Covid-19: States make exit plans for green zones, containment strategies for red zones. What are they?

PM Modi, in his interaction with state CMs this week, asked all states to prepare a lockdown exit plan by categorizing the Covid-19 spread into three zones.

According to the PM, strict lockdown guidelines need to follow in the ‘Red Zones’ or containment zone in the coming days and strict vigil in ‘Orange Zones’ while states can plan for resumption of economic activity in ‘Green Zones’.

Now, the big question is how and what criteria states/UTs will adopt to decide these red zones (containment zones) where the lockdown is likely to continue post-May 3.

The number of Covid-19 hotspot districts in India has come down to 129 from 170 a fortnight ago, but in the same period, the number of infection-free districts or green zones too decreased from 325 to 307.

On April 15, MHA guidelines it was said that a hotspot i.e an area of large Covid-19 outbreaks or a cluster with a significant spread of Covid-19 will be determined as per the Ministry of Health and Family Welfare criteria.

The Health Ministry also clarified that in these hotspots, containment zones will be demarcated by the local administration, as per the guidelines of MoHFW.

As per these guidelines, there will be strict perimeter control in the area of the containment zone to ensure that there is no unchecked inward/outward movement of the population from these zones except for maintaining essential services.


# Highest caseload districts contributing to more than 80% of cases in India or

# Highest caseload districts contributing to more than 80% of cases for each state in India or

# Districts with a doubling rate less than 4 days (calculated every Monday for last 7 days to be determined by the state government) subject to the following exclusion criteria

# No new confirmed case for last 14 days (orange zone)

# No new confirmed cases for the last 28 days (Green zone)


Those hotspots which require focused attention and where a large number of cases and high growth rate of infections have been reported have been termed as red zones.

The red zone will have “highest caseload districts contributing to more than 80 per cent of cases in India or highest caseload districts contributing to more contributing to more than 80 per cent of cases for each state in India or districts will doubling rate less than four days”.

As per MOHFW, hotspot districts need to ensure implementation of the outbreak containment plan, adding that states also need to identify hotspots based on the doubling rate of confirmed cases.

Very strong containment measures will be implemented in the hotspot districts. Only essential services are to be permitted in these zones and strict perimeter control and strict restrictions on movement will be enforced.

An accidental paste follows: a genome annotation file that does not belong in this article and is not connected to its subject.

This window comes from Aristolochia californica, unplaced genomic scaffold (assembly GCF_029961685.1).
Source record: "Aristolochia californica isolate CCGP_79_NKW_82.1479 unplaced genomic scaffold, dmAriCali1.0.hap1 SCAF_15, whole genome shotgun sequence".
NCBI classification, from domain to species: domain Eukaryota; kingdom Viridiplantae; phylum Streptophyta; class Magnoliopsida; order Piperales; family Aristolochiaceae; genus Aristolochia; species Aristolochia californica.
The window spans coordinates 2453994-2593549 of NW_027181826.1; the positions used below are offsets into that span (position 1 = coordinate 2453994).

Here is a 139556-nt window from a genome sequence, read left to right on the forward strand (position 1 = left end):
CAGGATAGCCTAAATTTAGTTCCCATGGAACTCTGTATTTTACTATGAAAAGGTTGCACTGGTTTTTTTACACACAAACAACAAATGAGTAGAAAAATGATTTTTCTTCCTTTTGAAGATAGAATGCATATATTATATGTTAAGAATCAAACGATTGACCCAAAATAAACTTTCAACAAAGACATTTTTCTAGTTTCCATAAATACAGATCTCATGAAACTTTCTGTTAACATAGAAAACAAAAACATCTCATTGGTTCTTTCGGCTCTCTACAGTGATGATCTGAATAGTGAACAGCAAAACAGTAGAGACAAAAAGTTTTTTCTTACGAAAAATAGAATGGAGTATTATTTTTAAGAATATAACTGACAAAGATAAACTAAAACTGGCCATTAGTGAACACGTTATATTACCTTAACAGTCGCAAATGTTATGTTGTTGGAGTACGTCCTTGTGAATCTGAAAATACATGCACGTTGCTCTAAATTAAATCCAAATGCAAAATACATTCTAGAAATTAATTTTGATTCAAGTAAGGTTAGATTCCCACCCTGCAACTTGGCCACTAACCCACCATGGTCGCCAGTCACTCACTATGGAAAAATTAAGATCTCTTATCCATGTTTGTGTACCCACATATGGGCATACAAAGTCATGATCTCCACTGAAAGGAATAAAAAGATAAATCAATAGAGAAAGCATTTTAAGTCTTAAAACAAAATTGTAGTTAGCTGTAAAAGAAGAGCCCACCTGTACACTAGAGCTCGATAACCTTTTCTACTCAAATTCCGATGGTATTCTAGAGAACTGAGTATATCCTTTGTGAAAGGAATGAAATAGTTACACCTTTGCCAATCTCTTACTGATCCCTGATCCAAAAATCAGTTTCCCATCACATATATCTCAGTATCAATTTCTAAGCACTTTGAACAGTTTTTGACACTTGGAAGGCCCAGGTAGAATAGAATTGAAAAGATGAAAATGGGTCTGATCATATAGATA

As many as 170 districts were initially identified as hotspots — 123 hotspot districts with large outbreaks and 47 hotspot districts with clusters — in 25 states and Union territories.


A hotspot district can turn into an orange zone when no fresh cases are reported there in the last 14 days.

Only limited business activity and farm produce harvesting would be allowed in the areas falling under the orange zone.

Micro, Small and Medium Enterprises (MSME) engaged in manufacturing of essential items like wheat flour (atta), pulse (dal) and edible oils are allowed to function freely while following social distancing norms.


According to the Health Ministry, a hotspot which has not seen any fresh cases in the last 28 days can be turned into a green zone.

Several relaxations in lockdown in green zone areas were allowed in the consolidated guidelines by the MHA. More relaxations are expected to be announced soon.

The MHA had said that offices could run with limited occupancy and social distancing norms. Essential services and small-scale industries have also been allowed to function.

However, large gatherings, the opening of educational institutions, inter-state travel from these zones and private vehicles have not been allowed.

A total of 207 non-hotspot districts have been put under this category.


Containment zones are created to map the local transmission of the disease and prevent the contagion from spreading.

The rapid response team (RRT) identifies containment zones based on the extent of cases/contacts listed and mapped by them.

Covid-19 affected areas in India have been divided into two zones- Containment zone and Buffer Zone.

Containment zones have been divided into sectors with 50 houses each (30 houses in difficult areas).

The cluster-containment strategy has yielded positive results

The health ministry has also created a buffer zone of an additional 5-kilometre radius (7 km in rural areas)/administrative boundary of including neighbouring districts/peri-urban zone shall also be identified. The efforts are in consonance with the government’s micro plan to contain local coronavirus transmission.

The inclusion criteria require a district to be designated a red zone if it satisfies any one of the three stated conditions. But the second and the third conditions make little sense.

Read | Odisha CM asks people not to panic, seeks cooperation in managing migrants workers who are expected to return

Read | Covid-19 lockdown to be relaxed in some districts, details soon: MHA

Watch | Mass exodus of migrant workers as lockdown 2.0 comes to an end

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